Wealth Beneath the Permafrost Changes the Northwest After the Gold Is Gone

By Doug Struck
Washington Post Foreign Service
Monday, March 5, 2007

 

LAC DE GRAS, Northwest Territories — Gold opened this northern land, attracting a rush of prospectors and miners who splayed the earth, built up towns and then, after seven decades, closed up the last exhausted gold mine two years ago.

Now there are diamonds.

The first were found by a stubborn geologist who financed years of searching with money borrowed from neighbors. That prompted the biggest rush to stake mining claims in North America. Today, three mines are open and more are planned, bringing a flush of cash to northern Canada and making the country the third-largest producer of diamonds by value, surpassing even South Africa.

The booming industry is replacing the stigma of “blood diamonds” mined in conflict zones with images of polar bears and maple leaves engraved on snow-pure gems.

The riches have brought a juggernaut of men and machines to the remote tundra. They came to a place with no roads, towns or electricity, and brutal winters. Now giant machines screw into the permafrost, moving and sifting tons of rock 24 hours a day.

The territorial government is cheering them on. “Diamond mining is critical for us,” Brendan Bell, the local minister of industry, said from the capital, Yellowknife. “We don’t want to be a one-trick pony. But if you have to be reliant on one industry, diamonds are perfect.”

In 2005, even before the Jericho mine opened in the adjoining territory of Nunavut, Canada’s first two big diamond mines in the Northwest Territories unearthed 15 pounds of the gemstones, worth $4 million, each day.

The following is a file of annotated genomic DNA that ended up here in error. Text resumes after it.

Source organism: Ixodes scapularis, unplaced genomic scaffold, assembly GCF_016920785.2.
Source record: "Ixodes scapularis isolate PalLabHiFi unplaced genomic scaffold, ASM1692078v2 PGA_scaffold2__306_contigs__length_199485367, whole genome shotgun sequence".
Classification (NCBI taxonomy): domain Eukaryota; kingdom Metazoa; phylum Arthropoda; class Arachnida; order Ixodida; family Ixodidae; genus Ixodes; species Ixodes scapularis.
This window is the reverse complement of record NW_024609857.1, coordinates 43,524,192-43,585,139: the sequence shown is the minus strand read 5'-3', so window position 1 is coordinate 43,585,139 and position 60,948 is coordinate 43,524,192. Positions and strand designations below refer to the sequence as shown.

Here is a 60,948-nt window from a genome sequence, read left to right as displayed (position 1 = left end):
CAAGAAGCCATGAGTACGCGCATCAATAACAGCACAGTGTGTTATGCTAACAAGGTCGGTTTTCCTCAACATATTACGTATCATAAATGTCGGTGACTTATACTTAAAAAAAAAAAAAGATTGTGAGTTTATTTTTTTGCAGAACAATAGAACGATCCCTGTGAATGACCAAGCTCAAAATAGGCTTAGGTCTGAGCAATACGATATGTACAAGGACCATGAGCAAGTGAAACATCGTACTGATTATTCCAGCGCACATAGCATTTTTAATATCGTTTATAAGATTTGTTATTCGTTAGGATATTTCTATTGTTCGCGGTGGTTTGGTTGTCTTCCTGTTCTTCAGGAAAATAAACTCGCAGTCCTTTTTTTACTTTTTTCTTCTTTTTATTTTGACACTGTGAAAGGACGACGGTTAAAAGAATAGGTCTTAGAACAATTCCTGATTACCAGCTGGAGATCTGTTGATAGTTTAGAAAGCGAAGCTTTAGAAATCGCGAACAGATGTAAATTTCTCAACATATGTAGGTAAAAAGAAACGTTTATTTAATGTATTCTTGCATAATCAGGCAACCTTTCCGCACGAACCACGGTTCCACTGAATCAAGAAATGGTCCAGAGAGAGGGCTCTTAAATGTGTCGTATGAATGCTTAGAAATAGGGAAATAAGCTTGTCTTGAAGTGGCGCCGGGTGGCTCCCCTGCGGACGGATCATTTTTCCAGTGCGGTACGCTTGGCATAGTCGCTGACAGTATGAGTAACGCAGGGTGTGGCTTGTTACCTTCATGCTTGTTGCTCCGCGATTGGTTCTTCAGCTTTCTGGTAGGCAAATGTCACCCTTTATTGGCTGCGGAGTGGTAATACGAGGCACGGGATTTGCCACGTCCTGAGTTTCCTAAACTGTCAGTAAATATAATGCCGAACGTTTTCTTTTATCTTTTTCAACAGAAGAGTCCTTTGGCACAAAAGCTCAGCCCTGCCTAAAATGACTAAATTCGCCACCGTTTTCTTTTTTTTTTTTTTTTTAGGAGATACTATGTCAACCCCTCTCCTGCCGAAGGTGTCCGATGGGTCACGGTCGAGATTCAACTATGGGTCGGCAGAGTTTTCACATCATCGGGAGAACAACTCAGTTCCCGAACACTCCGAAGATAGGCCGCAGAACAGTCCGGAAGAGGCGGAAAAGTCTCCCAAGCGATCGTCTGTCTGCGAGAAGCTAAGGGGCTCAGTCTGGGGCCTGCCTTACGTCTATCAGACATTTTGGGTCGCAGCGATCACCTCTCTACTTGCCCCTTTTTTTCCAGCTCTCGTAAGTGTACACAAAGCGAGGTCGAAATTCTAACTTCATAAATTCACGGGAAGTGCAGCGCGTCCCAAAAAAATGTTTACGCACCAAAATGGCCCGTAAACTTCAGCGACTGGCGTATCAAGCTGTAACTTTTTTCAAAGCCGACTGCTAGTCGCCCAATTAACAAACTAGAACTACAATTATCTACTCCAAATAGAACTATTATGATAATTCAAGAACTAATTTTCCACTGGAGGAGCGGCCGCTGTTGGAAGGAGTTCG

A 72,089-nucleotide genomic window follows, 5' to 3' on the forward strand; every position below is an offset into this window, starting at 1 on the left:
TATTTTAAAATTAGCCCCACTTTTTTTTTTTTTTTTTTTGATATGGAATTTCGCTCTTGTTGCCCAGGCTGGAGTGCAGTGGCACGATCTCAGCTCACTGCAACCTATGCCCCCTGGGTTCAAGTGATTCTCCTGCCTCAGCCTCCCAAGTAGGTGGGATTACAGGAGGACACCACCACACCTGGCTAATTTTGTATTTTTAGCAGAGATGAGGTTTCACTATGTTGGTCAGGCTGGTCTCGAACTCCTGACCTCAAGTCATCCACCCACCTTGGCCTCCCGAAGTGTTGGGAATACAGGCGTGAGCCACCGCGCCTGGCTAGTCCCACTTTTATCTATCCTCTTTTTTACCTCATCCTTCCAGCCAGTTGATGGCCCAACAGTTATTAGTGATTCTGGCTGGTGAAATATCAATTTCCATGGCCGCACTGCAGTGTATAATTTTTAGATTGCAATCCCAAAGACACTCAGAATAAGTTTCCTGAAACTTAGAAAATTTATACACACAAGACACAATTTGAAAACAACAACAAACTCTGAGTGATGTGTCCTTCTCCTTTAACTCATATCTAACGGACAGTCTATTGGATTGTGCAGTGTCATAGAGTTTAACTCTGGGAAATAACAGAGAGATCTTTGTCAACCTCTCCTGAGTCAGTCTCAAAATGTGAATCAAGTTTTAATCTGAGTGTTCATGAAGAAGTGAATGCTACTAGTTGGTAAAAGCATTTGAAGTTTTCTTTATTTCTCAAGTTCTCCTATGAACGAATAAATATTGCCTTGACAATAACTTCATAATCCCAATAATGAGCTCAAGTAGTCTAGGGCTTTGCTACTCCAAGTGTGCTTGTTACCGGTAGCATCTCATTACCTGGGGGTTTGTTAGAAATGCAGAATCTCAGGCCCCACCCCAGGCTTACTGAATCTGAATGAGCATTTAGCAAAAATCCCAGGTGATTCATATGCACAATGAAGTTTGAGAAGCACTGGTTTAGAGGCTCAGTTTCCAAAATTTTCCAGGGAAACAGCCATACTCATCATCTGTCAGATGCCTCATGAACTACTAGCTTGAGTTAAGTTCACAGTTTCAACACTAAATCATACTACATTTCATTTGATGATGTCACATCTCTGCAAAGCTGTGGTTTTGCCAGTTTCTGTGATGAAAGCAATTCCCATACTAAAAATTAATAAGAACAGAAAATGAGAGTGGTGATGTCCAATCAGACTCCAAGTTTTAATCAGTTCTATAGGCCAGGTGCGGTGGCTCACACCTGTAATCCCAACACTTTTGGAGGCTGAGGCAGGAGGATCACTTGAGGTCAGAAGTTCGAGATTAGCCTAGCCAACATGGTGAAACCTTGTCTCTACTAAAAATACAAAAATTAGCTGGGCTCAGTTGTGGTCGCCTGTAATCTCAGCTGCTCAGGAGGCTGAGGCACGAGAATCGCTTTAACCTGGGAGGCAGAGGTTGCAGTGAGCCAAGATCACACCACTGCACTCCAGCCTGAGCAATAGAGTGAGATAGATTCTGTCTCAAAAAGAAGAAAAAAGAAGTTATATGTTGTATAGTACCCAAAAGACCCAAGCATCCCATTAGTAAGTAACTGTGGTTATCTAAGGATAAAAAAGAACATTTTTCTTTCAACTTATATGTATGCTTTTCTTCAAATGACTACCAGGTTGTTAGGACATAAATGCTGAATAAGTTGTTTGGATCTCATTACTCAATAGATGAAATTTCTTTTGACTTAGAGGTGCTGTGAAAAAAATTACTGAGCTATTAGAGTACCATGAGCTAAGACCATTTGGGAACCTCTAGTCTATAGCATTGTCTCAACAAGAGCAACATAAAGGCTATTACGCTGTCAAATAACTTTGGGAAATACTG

At the Diavik Diamond Mine site here, Justin Wedawin, 29, sits in a cab 30 feet above the ground, steering a 240-ton dump truck.

“It’s a bit like driving a ship,” he said of his huge vehicle. It shudders as an even bigger machine loads it with ore in the dim light at the bottom of the open mine pit. He then begins the slow, 22-minute drive up the circular road carved into the side of the pit.

“When I come out of the pit, it’s like going from night to day,” he said.

Diavik’s engineers have drained part of the lake here, Lac de Gras, diked it with 6 million tons of rock and corkscrewed 500 feet beneath the lake bed. They have built a sprawling complex to house hundreds of workers and an airport to get them here, brought machines the size of a house to rework the land, and erected towering structures to crush and sift the rock — all to find diamonds.

Like most of Diavik’s 735 employees, Wedawin works 12-hour shifts for two weeks straight, then goes home for two weeks. His home is in the native community of Rae, 200 miles away. Thirteen air routes serve workers who commute from as far away as Edmonton, 750 miles to the south.

There are a few odd rules to working in a diamond mine. “You don’t bend down to pick up anything” off the ground, said Gordon Kretchmar, 47, a heavy equipment operator who commutes from Kamloops, British Columbia. “A stick, a stone or anything.” Employees are searched going to and from work.

But most workers never even see a diamond, only massive tons of gray stone disappearing into the jaws of machines. The machines sift and sort out the diamonds in an automated “no-hands” operation, removing temptation.

Some people here are wary of the north’s latest call to riches. The gold miners who began migrating here in the 1930s created a boomtown in Yellowknife with large gaps between rich and poor. The companies skimmed the largess, pocked the earth and left a highly toxic legacy of arsenic trioxide in chambers underground.

Native groups, which contend they were cheated by the gold mines, have pledged that it won’t happen again. They are surrendering rights to their land only in return for guarantees of jobs and training. The number of Indians and Inuit enrolled in post-secondary education has soared as skilled and technical jobs beckon at the nearby mines.

Environmental groups are giving the mines much tougher scrutiny. Local native groups are part of monitoring teams that hover over the operations and inspect the companies’ plans on issues from water quality to caribou migration paths.

“This isn’t the gold mining that we saw in the latter part of the last century,” Bell said. “Environmental standards are much higher. There is lots of monitoring. It’s a different era.”

But the prosperity has brought a housing squeeze in Yellowknife. There are new drugs and crime in town. Attempts to establish a gem-polishing industry are flagging. Some of the companies owned on paper by natives have mostly non-natives on staff, and other aboriginal groups still contend mining companies’ profits take precedence over residents’ concerns.